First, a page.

Tuesday, May 15, 2012

Unwriting

We all know the Bartleybys, they are the beings inhabited by a profound denial of the world. They are named after the scrivener Bartleby, a clerk in a story by Herman Melville, who has never been seen reading, not even a newspaper; who for long periods stands looking out at a pale window behind a folding screen, upon a brick wall in Wall Street; who has never been anywhere, living as he does in the office, spending even his Sundays there; who has never said who he is, or where he comes from, or whether he has any relatives in this world; who, when he is asked where he was born or given a job to do or asked to reveal himself, responds always by saying,

"I would prefer not to."

I read "Bartleby the Scrivener" myself back in college, and maybe before that as well. It's stuck with me, because Bartlby just is. His malady, if you want to call it that, has no real explanation, be it physical, mental, or social. And for a lot of cases that feels true-to-life.

The above quote is actually from Enrique Vila-Matas' Bartleyby & Co. It's a novel that's also an essay on what the narrator calls "the authors of the No." Those who for whatever reason stopped writing or never started. (Arguably David Bowie has been in this club for almost a decade now.) As a character, the narrator is somewhat interesting in himself, obviously feeling some kinship with his subjects. He's also more than a little off, psychologically speaking, although this builds subtly. It's a more low-key version of what Nabokov did with Charles Kinbote in Pale Fire

A lot of the essays are worth reading on their own, certainly. A lot of the Bartlebys are interesting people, in a way that productive authors rarely are. One particular instance is Swiss writer Robert Walser. Walser did sidle his way into publishing fiction, and there are a couple of volumes of his short stories, as well as the novel Jakob von Gunten. Eventually, though, he had himself committed at his sister's urging. Thereafter he only wrote incomprehensible and microscopic lettering. This is the man Kafka wanted to emulate, and in some sense did.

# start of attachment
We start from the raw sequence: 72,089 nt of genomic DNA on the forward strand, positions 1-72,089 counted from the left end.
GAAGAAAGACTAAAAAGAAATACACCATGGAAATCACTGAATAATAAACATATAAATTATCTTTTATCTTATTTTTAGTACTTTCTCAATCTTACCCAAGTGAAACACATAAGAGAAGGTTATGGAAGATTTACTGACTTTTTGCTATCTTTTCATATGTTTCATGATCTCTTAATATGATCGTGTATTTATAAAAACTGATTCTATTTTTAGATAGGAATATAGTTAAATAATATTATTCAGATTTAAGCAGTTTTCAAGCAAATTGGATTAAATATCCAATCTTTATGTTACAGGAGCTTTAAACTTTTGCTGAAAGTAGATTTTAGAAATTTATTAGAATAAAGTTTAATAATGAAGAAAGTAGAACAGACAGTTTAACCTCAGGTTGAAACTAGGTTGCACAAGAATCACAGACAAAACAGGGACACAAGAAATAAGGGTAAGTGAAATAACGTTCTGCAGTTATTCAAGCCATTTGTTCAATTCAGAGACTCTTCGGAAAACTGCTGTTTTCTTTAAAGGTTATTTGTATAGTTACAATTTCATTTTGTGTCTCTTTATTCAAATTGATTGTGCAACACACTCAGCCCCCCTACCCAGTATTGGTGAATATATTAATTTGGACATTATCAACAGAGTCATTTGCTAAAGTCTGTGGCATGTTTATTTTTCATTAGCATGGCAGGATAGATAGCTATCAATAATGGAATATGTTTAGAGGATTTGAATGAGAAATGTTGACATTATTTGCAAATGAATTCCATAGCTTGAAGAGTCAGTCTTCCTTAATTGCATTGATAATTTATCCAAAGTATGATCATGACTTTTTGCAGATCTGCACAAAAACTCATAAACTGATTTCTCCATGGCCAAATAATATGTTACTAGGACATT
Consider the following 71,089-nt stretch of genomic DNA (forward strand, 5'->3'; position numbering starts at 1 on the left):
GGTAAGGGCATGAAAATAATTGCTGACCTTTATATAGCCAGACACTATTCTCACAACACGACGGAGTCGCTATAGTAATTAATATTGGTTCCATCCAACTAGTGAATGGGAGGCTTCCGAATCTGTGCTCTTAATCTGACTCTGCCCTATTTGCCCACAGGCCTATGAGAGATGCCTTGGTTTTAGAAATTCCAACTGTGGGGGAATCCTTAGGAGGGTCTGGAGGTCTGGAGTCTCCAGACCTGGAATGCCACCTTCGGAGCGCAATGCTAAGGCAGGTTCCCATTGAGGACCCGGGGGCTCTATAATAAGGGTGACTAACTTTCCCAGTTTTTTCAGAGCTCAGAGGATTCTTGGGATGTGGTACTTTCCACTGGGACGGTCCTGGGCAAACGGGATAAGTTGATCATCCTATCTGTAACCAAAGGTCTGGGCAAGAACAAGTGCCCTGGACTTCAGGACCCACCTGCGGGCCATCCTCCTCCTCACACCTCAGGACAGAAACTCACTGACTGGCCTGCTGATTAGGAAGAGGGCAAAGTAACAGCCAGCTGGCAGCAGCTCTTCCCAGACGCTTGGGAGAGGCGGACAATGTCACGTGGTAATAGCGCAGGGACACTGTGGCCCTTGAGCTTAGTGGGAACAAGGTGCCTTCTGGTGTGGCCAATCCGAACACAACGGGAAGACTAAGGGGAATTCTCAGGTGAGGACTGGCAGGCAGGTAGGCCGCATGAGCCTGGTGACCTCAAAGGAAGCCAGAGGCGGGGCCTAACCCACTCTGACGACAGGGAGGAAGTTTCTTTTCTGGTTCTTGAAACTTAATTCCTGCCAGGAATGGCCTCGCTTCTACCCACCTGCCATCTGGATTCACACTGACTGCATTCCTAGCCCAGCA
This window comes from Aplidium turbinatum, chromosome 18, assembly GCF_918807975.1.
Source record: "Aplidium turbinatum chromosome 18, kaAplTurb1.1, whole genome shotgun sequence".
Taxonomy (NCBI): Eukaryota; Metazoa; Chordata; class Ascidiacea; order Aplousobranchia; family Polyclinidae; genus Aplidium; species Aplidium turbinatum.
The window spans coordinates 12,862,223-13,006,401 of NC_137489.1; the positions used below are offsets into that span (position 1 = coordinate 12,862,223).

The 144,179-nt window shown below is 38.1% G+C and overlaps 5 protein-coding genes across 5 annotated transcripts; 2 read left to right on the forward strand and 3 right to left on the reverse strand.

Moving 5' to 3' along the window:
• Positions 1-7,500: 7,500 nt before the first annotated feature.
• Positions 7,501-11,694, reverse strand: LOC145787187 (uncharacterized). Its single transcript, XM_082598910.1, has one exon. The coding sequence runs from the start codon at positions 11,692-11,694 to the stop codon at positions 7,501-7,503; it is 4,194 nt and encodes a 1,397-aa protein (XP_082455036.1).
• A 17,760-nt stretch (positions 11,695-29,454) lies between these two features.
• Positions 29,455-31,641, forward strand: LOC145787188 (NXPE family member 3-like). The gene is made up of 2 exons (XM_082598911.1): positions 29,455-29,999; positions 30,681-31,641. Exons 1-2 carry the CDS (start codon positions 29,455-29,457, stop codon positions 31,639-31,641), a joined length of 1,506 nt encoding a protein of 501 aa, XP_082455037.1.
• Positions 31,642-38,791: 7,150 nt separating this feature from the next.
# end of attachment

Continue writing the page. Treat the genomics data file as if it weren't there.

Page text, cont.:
3 comments:

susan said...

I think it was Mark Twain who used to say something to the effect of the hardest part about writing being the difficulty of overcoming his resistance to getting his backside into the chair every day. Being Mark Twain, he said it better than I just did. I also suspect he was compelled to write.

Books have been written about why successful authors like Harper Lee, E.M. Forster, J.D. Salinger, and Dashiel Hammett quit writing. I'd never heard of Robert Walser previously but he sounds to have been an exquisitely sensitive man. I can't help but wonder if he found the happiness he imagined in the passage quoted in the article about being rich:

If I were rich, I wouldn’t travel around the world. To be sure, that would not be so bad. But I can see nothing wildly exciting about getting a fugitive acquaintance with foreign places. In general I would decline to educate myself, as they say, any further. I would be attracted by deep things and by the soul, rather than by distances and things far off. . . . And I wouldn’t buy anything either. I would make no acquisitions. . . . I would walk about on foot, just as usual, with the consciously secret intention of not letting people notice very much how regally rich I am. . . . It would never occur to me to take a cab. Only people who are in a hurry or want to put on noble airs do that. But I wouldn’t want to put on noble airs, and I would be in no hurry whatever.

While he was unable to achieve success in the world he did find a safe harbor where he apparently did continue to write. Those were gentler times.


Happy Birthday ♡

Ben said...

I can believe that there was Mark Twain did have to fight some resistance on his own part. He was much more complex, I think, than most people realize.

That's a formidable list of authors. Salinger is mentioned in the book I was talking about. (The narrator makes a dubious claim about seeing him in New York.) Hammett definitely drank too much, and may not have been prepared for the literary fame that happened to him.

"But I wouldn’t want to put on noble airs, and I would be in no hurry whatever." That is a lovely quote. It sounds like Walser had some dog in him. :)

And thank you deeply for the birthday wishes. Wouldn't have made it this far without you.

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